A leading contemporary artist and yet rarely exhibited, David Hammons is little known to the general public, especially in France. Why is that?
David Hammons is an artist who has invented his own way of being an artist, stemming from his condition as a black man in the United States, and going so far as to perform in the street, selling snowballs, for example. He allowed himself to become what he has become and he changed the rules of what is called art, by refusing to hold exhibitions. No one can claim to know all of his work. He has neither a catalogue raisonné nor an appointed gallery.
Why can this exhibition be considered a major event?
It is a world first, in fact, to have some thirty works by this artist on display in a cultural institution. Hammons’ work has been collected by François Pinault for over twenty years. The artist’s work has been a long-standing passion of his.
As I mentioned earlier, David Hammons does not accept to display his work in institutional exhibitions. From this perspective, I think that it is fantastic for visitors to be able to immerse themselves in his oeuvre with such a breadth of proposals that allows an insight into his artistic process. It is extremely moving and rare to see such a selection. There are artists who are recognized as artists, to refer to someone we know well in France, Courbet, for example, who authorized a way of painting; David Hammons on the other hand, authorized a way of being.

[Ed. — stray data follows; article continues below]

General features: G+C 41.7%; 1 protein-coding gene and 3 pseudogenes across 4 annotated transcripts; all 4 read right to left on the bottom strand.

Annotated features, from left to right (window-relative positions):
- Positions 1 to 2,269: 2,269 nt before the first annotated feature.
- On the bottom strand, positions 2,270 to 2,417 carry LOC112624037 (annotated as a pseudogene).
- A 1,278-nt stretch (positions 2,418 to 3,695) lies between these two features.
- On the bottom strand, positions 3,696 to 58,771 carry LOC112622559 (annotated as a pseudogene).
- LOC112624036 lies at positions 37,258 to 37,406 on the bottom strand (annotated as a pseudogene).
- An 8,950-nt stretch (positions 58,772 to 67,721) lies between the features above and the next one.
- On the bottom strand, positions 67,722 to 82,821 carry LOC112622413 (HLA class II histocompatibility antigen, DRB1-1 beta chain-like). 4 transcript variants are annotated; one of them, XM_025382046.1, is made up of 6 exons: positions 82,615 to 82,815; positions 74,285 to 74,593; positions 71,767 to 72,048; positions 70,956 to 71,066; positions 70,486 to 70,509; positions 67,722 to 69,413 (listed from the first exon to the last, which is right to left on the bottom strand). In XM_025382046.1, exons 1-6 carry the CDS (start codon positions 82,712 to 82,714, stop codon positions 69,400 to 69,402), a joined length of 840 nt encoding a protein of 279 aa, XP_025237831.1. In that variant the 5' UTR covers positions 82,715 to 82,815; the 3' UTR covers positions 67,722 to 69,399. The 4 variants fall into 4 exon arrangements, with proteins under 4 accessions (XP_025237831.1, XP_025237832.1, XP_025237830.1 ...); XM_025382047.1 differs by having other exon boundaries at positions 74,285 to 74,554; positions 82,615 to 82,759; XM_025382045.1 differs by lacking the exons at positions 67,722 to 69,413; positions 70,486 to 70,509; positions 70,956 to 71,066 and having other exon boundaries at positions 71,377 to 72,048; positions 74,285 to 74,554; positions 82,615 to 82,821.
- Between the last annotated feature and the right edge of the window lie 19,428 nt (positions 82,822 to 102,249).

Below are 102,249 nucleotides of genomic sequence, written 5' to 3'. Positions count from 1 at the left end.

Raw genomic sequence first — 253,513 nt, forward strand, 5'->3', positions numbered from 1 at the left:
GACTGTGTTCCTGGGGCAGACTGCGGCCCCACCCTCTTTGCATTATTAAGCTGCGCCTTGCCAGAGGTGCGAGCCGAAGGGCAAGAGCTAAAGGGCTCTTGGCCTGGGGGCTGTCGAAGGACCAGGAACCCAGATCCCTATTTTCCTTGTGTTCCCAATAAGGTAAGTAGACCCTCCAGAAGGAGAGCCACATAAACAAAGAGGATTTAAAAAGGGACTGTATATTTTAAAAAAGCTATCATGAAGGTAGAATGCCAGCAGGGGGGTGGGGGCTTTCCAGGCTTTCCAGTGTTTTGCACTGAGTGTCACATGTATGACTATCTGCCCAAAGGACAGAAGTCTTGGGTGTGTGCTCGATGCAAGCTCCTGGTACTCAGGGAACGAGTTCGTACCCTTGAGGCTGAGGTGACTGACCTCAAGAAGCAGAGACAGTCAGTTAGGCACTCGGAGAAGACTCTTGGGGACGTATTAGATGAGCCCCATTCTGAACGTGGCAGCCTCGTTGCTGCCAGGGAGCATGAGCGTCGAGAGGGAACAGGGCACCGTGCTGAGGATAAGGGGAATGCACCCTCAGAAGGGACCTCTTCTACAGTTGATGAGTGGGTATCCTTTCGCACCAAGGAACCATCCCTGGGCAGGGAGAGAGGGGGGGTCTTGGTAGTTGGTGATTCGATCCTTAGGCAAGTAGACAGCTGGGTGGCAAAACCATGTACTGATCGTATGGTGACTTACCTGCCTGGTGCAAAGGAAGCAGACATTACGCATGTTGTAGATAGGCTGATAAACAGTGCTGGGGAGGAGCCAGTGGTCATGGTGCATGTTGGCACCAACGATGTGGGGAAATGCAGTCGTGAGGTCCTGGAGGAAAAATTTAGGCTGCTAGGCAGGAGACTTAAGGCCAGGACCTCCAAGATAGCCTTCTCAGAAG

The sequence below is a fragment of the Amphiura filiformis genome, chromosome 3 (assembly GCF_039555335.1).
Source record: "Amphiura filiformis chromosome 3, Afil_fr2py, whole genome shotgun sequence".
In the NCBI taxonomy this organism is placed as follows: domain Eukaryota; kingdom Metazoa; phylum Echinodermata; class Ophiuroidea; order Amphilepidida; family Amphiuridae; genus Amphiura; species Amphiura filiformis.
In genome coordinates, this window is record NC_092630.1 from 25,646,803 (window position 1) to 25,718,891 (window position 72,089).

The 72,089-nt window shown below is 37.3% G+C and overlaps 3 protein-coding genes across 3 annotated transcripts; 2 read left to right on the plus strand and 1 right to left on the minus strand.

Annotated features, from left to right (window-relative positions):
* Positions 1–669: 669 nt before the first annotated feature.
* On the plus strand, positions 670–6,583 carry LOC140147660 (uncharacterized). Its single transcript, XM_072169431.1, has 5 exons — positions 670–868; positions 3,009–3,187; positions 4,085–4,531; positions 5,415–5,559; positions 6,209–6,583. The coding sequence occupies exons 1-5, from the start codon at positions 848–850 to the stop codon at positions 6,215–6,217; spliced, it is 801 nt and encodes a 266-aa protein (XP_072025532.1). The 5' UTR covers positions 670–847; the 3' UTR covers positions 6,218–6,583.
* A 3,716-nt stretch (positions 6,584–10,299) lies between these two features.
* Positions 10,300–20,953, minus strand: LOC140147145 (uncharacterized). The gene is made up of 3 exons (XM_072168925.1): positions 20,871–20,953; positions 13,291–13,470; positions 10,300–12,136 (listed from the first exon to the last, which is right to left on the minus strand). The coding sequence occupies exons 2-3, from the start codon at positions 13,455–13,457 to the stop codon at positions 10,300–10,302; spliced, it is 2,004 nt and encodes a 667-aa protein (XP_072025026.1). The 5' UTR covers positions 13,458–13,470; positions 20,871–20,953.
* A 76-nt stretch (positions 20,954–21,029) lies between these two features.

“It is a world first, in fact, to have some thirty works by this artist on display in a cultural institution. Hammons’ work has been collected by François Pinault for over twenty years.”
Why and how is David Hammons so important on the contemporary art scene?
Firstly, through his way of making something like a piece of an old basketball into a work of art (I mention this one as I can see it in front of me). That’s quite a feat already! Cultural remnants or relics can become works of art, as can offshoots, flawed or erroneous materials. That is a huge authorization. Starting out, he did not recognize the institution as providing art with value and he understood that there was strength in the art market. Like certain other artists, women in particular, Roni Horn for example, there was a political dimension to creating a financial value for his art. Since we are in an era, or rather, we were in an era, where finance took precedence, he completely challenged the rules by not taking a gallery, and by sometimes auctioning works himself, imposing a price that was totally unconnected to the market. Sometimes you wonder where he got the idea for his pieces. Once, when I was in his studio, I asked him: “Where did you get the idea for such a work?” and he replied: “I didn’t get the idea, it found me.” There you have it, this kind of reversal where all of a sudden, we say to ourselves it’s obvious, but ultimately, there aren’t too many who succeed in doing it.
How was it possible to gather together such a large number of David Hammons’ works?